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Differential regulation of CCL-11/eotaxin-1 and CXCL-8/IL-8 by gram-positive and gram-negative bacteria in human airway smooth muscle cells.

Issa, Razao and Sorrentino, Rosalinda and Sukkar, Maria B and Sriskandan, Shiranee and Chung, Kian Fan and Mitchell, Jane A (2008) Differential regulation of CCL-11/eotaxin-1 and CXCL-8/IL-8 by gram-positive and gram-negative bacteria in human airway smooth muscle cells. Respiratory Research, 9. p. 30. ISSN 1465-993X

Abstract

BACKGROUND: Bacterial infections are a cause of exacerbation of airway disease. Airway smooth muscle cells (ASMC) are a source of inflammatory cytokines/chemokines that may propagate local airway inflammatory responses. We hypothesize that bacteria and bacterial products could induce cytokine/chemokine release from ASMC. METHODS: Human ASMC were grown in culture and treated with whole bacteria or pathogen associated molecular patterns (PAMPs) for 24 or 48 h. The release of eotaxin-1, CXCL-8 or GMCSF was measured by ELISA. RESULTS: Gram-negative E. coli or gram-positive S. aureus increased the release of CXCL-8, as did IL-1beta, LPS, FSL-1 and Pam3CSK4, whereas FK565, MODLys18 or Poly I:C did not. E. coli inhibited eotaxin-1 release under control conditions and after stimulation with IL-1beta. S. aureus tended to inhibit eotaxin-1 release stimulated with IL-1beta. E. coli or LPS, but not S. aureus, induced the release of GMCSF. CONCLUSION: Gram-positive or gram-negative bacteria activate human ASMC to release CXCL-8. By contrast gram-negative bacteria inhibited the release of eotaxin-1 from human ASMCs. E. coli, but not S. aureus induced GMCSF release from cells. Our findings that ASMC can respond directly to gram-negative and gram-positive bacteria by releasing the neutrophil selective chemokine, CXCL-8, is consistent with what we know about the role of neutrophil recruitment in bacterial infections in the lung. Our findings that bacteria inhibit the release of the eosinophil selective chemokine, eotaxin-1 may help to explain the mechanisms by which bacterial immunotherapy reduces allergic inflammation in the lung.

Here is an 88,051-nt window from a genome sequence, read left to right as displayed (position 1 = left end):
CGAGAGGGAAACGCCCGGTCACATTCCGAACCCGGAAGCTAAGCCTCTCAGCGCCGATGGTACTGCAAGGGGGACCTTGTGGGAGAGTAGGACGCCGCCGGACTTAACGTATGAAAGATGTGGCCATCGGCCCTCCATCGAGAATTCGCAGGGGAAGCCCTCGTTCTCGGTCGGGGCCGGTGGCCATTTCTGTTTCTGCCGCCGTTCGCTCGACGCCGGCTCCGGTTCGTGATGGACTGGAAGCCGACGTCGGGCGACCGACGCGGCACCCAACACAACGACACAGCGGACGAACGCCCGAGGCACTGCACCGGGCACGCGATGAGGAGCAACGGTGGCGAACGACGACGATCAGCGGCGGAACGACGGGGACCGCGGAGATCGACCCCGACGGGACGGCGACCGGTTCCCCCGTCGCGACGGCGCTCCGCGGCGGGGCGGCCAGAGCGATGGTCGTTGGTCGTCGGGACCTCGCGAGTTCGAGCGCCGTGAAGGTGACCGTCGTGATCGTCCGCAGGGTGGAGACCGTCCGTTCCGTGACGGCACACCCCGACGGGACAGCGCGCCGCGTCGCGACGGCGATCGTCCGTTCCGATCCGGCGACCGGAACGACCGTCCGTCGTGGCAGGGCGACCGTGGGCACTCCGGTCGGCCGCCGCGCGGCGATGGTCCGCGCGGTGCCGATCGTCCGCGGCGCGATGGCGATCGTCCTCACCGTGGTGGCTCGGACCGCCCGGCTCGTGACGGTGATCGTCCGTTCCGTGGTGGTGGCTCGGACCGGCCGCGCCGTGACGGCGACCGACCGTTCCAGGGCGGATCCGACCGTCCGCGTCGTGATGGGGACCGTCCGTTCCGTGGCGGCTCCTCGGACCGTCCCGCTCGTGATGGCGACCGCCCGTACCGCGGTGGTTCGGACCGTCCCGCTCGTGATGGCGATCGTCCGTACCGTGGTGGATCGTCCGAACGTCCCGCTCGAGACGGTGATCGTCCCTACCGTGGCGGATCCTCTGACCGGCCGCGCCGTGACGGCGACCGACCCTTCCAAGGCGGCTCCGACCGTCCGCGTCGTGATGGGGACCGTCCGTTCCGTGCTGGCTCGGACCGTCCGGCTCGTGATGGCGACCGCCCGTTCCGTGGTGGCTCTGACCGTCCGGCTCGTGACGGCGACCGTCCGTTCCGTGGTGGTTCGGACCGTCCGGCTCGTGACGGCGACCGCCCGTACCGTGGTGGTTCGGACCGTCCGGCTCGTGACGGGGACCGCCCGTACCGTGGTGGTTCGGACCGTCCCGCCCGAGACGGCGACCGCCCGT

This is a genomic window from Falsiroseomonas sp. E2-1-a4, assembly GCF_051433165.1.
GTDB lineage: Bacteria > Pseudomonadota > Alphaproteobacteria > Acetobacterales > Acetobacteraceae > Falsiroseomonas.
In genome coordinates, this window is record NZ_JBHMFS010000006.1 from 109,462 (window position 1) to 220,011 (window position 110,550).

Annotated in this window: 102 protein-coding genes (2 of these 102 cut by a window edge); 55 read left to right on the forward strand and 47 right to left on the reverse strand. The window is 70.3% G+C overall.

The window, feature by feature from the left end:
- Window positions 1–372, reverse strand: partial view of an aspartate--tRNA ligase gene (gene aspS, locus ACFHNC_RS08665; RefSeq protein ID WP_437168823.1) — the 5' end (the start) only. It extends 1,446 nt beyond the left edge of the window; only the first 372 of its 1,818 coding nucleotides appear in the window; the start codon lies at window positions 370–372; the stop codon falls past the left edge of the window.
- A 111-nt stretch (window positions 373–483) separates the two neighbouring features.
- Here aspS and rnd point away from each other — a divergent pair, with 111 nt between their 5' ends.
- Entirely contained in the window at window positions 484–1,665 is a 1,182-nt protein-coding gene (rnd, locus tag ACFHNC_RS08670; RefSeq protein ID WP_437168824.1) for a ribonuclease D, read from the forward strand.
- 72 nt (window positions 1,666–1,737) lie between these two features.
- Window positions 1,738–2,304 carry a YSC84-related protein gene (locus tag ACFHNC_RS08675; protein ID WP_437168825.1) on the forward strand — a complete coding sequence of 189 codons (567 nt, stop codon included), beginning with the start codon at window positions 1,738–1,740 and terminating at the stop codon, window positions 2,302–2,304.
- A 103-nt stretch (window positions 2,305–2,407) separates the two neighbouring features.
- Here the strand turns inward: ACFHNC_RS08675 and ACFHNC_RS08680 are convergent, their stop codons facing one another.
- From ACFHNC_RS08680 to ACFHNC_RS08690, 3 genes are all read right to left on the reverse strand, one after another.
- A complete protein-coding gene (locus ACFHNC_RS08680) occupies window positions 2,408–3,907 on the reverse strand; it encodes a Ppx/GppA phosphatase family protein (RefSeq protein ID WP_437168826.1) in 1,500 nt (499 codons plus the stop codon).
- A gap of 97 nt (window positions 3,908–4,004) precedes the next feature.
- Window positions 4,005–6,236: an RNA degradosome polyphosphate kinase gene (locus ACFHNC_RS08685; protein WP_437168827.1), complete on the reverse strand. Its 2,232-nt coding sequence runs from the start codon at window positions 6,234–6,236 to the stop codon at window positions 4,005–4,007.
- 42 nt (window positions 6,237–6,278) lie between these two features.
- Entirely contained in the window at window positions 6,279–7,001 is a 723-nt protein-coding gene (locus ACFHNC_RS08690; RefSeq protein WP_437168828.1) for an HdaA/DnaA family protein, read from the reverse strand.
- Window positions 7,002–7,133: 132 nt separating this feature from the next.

Item Type: Article
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Additional Information: author can archive post-print (ie final draft post-refereeing); Publisher's version/PDF may be used
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Date Deposited: 14 Dec 2009 13:52
Last Modified: 14 Dec 2009 13:52
URI: https://oak.novartis.com/id/eprint/855

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